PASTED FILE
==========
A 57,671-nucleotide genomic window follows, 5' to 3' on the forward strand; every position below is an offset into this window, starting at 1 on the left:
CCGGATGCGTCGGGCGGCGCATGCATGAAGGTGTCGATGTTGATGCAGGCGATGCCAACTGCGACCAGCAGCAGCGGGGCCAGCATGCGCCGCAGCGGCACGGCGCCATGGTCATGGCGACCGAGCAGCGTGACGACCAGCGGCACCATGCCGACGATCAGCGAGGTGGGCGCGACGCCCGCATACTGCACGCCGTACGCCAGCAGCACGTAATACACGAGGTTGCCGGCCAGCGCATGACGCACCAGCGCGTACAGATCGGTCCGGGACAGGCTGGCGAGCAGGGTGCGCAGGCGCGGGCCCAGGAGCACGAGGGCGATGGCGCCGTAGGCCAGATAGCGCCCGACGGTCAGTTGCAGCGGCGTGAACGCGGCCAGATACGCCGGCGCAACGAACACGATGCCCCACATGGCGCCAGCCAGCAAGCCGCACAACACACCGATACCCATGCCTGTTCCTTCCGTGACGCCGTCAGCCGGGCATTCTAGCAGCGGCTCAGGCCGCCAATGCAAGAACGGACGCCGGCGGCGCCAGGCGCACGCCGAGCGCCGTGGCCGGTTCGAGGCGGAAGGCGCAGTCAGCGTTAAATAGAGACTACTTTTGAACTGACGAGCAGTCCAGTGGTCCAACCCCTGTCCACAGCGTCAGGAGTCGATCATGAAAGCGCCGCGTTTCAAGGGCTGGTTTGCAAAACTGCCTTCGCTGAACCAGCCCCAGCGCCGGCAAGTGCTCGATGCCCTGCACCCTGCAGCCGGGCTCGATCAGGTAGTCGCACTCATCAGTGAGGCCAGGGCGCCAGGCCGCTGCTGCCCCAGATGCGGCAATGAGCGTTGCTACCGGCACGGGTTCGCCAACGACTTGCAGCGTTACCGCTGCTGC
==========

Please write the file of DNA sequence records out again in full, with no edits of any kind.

A 57,671-nucleotide genomic window follows, 5' to 3' on the forward strand; every position below is an offset into this window, starting at 1 on the left:
CCGGATGCGTCGGGCGGCGCATGCATGAAGGTGTCGATGTTGATGCAGGCGATGCCAACTGCGACCAGCAGCAGCGGGGCCAGCATGCGCCGCAGCGGCACGGCGCCATGGTCATGGCGACCGAGCAGCGTGACGACCAGCGGCACCATGCCGACGATCAGCGAGGTGGGCGCGACGCCCGCATACTGCACGCCGTACGCCAGCAGCACGTAATACACGAGGTTGCCGGCCAGCGCATGACGCACCAGCGCGTACAGATCGGTCCGGGACAGGCTGGCGAGCAGGGTGCGCAGGCGCGGGCCCAGGAGCACGAGGGCGATGGCGCCGTAGGCCAGATAGCGCCCGACGGTCAGTTGCAGCGGCGTGAACGCGGCCAGATACGCCGGCGCAACGAACACGATGCCCCACATGGCGCCAGCCAGCAAGCCGCACAACACACCGATACCCATGCCTGTTCCTTCCGTGACGCCGTCAGCCGGGCATTCTAGCAGCGGCTCAGGCCGCCAATGCAAGAACGGACGCCGGCGGCGCCAGGCGCACGCCGAGCGCCGTGGCCGGTTCGAGGCGGAAGGCGCAGTCAGCGTTAAATAGAGACTACTTTTGAACTGACGAGCAGTCCAGTGGTCCAACCCCTGTCCACAGCGTCAGGAGTCGATCATGAAAGCGCCGCGTTTCAAGGGCTGGTTTGCAAAACTGCCTTCGCTGAACCAGCCCCAGCGCCGGCAAGTGCTCGATGCCCTGCACCCTGCAGCCGGGCTCGATCAGGTAGTCGCACTCATCAGTGAGGCCAGGGCGCCAGGCCGCTGCTGCCCCAGATGCGGCAATGAGCGTTGCTACCGGCACGGGTTCGCCAACGACTTGCAGCGTTACCGCTGCTGC